Horatio Ames ultimately died in 1871, less than a decade after the Civil War ended. His physical health likely suffered from the mental anguish caused by his debt, his fall from the company, and witnessing Oliver reap the benefits of his own hard physical and financial labor. In the words of historian Ed Kirby, “Horatio died a broken man.” Though Ames’s risky wager ultimately caused him financial ruin, the undertaking of such a project demonstrated his innovation, determination, work ethic, and foresight into how patriotic purpose, combined with industrial production, could potentially lead to great personal fortune. Not only did he succeed in garnering Abraham Lincoln’s support, but he also made several capable guns that fit the president’s needs. Ultimately, historians can only speculate on how Ames’s cannons may have actually impacted the war’s length and outcome. However, it is the fascinating backstory of these uniquely colossal cannons’ creation and the mastermind behind them that sheds the greatest light on their ultimate significance both in Horatio Ames’s personal civil war, and within our national history.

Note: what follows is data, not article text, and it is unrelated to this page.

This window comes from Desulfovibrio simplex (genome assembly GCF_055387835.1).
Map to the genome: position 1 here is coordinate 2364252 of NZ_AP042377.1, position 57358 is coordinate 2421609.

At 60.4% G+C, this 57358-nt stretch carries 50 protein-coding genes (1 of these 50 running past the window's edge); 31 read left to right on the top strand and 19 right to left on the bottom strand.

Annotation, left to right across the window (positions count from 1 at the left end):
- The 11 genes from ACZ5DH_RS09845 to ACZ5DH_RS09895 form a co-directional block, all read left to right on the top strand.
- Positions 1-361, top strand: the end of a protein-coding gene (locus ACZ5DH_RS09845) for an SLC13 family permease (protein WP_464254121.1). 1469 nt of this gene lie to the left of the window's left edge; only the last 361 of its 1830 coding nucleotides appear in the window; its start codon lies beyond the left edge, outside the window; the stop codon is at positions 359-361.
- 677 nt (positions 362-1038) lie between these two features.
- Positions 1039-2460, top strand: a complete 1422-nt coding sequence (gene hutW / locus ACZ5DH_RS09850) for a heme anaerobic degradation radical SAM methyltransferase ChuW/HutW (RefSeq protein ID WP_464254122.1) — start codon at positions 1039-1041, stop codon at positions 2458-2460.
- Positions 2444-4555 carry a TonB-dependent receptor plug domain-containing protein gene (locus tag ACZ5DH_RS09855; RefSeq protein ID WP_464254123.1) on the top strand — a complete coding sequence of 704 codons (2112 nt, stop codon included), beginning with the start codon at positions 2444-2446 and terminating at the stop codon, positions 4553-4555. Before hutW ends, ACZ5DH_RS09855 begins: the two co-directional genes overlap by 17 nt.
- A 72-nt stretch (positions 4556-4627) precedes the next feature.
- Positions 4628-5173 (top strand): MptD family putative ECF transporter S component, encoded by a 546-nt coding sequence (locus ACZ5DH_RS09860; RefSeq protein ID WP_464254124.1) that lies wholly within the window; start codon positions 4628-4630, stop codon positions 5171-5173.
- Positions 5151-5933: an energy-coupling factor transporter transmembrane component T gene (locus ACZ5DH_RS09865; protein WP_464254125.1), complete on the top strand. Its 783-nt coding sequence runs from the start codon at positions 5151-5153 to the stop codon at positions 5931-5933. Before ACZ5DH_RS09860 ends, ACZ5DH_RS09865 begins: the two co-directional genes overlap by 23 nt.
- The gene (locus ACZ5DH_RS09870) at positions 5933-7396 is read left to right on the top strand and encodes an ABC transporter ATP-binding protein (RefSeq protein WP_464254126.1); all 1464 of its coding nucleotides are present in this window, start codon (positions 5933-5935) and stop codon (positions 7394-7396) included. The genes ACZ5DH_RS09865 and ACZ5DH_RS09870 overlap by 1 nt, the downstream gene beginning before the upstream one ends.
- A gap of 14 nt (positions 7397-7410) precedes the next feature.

Abraham Lincoln to Horatio Ames, September 28, 1863, in The Making of the Iron Industrial Age (Sharon: Sharon Historical Society, 2019), 86.
 Ed Kirby, The Making of the Iron Industrial Age (Sharon: Sharon Historical Society, 2019), 198.
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Kirby, Ed. The Making of the Iron Industrial Age: An Historical Chronology: The Iron Men and Women of the Sharon Industrial Age, the Salisbury Iron District and Their Connections to the Transcontinental Railroad. Sharon: Sharon Historical Society, 2019.
Newell, Clayton R. and Charles R. Shrader, “The Artillery,” in Of Duty Well and Faithfully Done: A History of the Regular Army in the Civil War, 265-283. Lincoln: University of Nebraska Press, 2011. https://www.jstor.org/stable/j.ctt1df4h5t.20 JSTOR.